Research Associate II
Income and Benefits Policy Center
Labor Force Statistics on Older Americans, 2012 (Data)
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This data brief reports 2012 labor force statistics for older Americans, a growing segment of the workforce. It reports labor force participation rates, unemployment rates, employment-to-population ratios, and the share of unemployed workers who have been out of work for more than six months, and compares outcomes to earlier years. Labor market outcomes improved for both younger and older workers in 2012. Older workers continue to fare better than their younger counterparts, although older unemployed adults take longer to find work.
Labor Force Statistics on Older Americans (Fact Sheet / Data at a Glance)
|Posted to Web: January 23, 2013||Publication Date: January 23, 2013|
This data brief reports monthly labor force statistics for older Americans, a growing segment of the workforce. It reports labor force participation rates, unemployment rates, employment-to-population ratios, and the share of unemployed workers who have been out of work for more than six months. Employment outcomes did not change much in November 2012 for Americans ages 55 and older. Older workers continue to fare better than their younger counterparts, although older unemployed adults take longer to find work.
Unemployment Statistics on Older Americans: Updated September 7, 2012 (Fact Sheet / Data at a Glance)
|Posted to Web: December 19, 2012||Publication Date: December 11, 2012|
The recession has increased joblessness among older Americans. These graphs and tables report unemployment rates and how they have varied by age, sex, race, and education since 2007.
Employment and Earnings among 50+ People of Color (Policy Briefs/Retirement Project Brief Series)
|Posted to Web: September 07, 2012||Publication Date: September 07, 2012|
The number of people of color in the workforce will soar in coming decades as the older population expands, grows more diverse, and works longer. However, African Americans and Hispanics age 50 and older face substantial workplace challenges, including relatively low earnings, high unemployment, and limited access to self-employment. Older Asians fare better, but still lag behind their non-Hispanic white counterparts along many dimensions. This data brief shows how recent trends in labor force participation, earnings, self-employment, and unemployment vary by race and Hispanic origin for adults age 50 and older.
Who Purchases Long-Term Care Insurance? (Series/Older Americans' Economic Security)
|Posted to Web: August 16, 2011||Publication Date: August 03, 2011|
Most Americans will eventually need long-term care, which is often expensive and not usually covered by public programs until recipients have nearly exhausted their savings. In 2009, 5.2 million Americans age 65 and older not living in institutions had long-term care needs. Yet, only about 1 in 10 Americans age 55 and older had private long-term care insurance in 2008. Coverage rates were nearly twice as high among those with annual incomes in excess of $100,000. Private insurance covered only 7 percent of the $240 billion in U.S. long-term care costs in 2009. Nearly a fifth were paid out of pocket.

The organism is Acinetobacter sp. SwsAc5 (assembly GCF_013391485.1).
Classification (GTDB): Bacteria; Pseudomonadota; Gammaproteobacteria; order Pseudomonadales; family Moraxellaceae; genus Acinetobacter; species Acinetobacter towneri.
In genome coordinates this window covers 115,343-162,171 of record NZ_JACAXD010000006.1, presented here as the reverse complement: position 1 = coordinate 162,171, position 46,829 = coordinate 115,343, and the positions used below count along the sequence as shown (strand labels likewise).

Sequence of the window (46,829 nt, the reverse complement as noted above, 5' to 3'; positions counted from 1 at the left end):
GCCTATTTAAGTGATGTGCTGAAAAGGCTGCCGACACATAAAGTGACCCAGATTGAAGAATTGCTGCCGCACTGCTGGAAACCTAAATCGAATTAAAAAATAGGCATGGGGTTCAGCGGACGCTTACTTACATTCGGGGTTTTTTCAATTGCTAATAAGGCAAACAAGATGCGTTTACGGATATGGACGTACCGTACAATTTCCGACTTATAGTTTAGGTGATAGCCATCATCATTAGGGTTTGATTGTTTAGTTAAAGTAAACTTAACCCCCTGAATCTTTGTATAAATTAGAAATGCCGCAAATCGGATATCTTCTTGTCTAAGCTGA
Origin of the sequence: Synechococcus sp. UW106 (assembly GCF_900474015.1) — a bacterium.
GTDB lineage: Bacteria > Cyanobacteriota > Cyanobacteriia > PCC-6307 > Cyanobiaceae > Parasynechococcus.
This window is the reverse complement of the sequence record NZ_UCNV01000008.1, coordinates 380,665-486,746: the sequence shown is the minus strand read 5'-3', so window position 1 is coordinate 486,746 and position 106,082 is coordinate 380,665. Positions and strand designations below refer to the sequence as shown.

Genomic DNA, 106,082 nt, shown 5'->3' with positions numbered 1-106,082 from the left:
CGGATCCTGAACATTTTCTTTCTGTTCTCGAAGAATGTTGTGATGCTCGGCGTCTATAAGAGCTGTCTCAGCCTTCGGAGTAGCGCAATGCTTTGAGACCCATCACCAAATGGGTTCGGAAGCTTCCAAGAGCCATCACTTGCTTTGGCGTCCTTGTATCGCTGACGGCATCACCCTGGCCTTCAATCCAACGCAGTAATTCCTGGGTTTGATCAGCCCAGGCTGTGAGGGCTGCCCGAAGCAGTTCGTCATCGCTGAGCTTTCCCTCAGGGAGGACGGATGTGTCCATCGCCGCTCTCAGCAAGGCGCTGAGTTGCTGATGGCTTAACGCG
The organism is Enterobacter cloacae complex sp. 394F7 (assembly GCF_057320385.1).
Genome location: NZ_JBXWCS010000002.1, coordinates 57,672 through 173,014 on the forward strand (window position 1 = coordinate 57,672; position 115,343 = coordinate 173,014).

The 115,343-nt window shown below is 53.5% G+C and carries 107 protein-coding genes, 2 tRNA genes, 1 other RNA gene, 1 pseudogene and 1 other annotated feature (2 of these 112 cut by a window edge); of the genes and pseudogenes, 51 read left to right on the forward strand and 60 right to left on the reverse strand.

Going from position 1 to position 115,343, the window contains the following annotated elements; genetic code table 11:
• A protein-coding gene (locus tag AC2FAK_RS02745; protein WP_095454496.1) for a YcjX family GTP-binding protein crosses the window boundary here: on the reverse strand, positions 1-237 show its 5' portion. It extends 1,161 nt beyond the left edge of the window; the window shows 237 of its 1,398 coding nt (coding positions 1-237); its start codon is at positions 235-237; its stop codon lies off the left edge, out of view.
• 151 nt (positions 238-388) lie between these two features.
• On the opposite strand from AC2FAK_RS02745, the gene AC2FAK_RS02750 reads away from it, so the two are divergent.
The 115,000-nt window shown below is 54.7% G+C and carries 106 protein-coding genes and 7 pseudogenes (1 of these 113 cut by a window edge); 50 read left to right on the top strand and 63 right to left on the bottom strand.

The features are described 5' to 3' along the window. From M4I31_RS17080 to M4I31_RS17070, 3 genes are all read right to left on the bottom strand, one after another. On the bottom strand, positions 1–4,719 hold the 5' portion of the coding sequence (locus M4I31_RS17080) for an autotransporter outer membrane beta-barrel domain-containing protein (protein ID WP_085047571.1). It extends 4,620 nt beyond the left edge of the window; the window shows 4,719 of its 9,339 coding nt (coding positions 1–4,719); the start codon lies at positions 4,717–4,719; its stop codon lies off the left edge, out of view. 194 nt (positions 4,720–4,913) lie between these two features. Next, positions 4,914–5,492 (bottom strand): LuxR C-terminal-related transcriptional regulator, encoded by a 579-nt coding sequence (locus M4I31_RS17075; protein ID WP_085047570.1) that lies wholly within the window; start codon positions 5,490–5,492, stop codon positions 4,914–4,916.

How Did 50+ Workers Fare in 2010? (Research Brief)
|Posted to Web: April 06, 2011||Publication Date: March 28, 2011|
Unemployment rates remained high for the 47.5 million workers age 50 and older in 2010. More than half of unemployed workers this age were out of work for more than six months, and nearly a third were out of work for more than a year. Workers age 50 to 61—too young to qualify for Social Security retirement benefits—have fared worse than those age 62 and older since the Great Recession began in December 2007. This data brief shows recent trends in unemployment, employment, labor force participation, earnings, and unemployment duration.
Can Unemployed Older Workers Find Work? (Series/Older Americans' Economic Security)
|Posted to Web: February 28, 2011||Publication Date: February 01, 2011|
Job loss during the Great Recession is upending retirement savings plans for many older workers. Fewer than a quarter of workers age 50 and older who lost their jobs between mid-2008 and the end of 2009 found work within 12 months, much lower than the reemployment rate for younger workers. Older displaced workers who find jobs must often accept deep pay cuts. These challenges highlight the need for more training and employment services for those 50 and older.
|Posted to Web: January 12, 2011||Publication Date: January 12, 2011|
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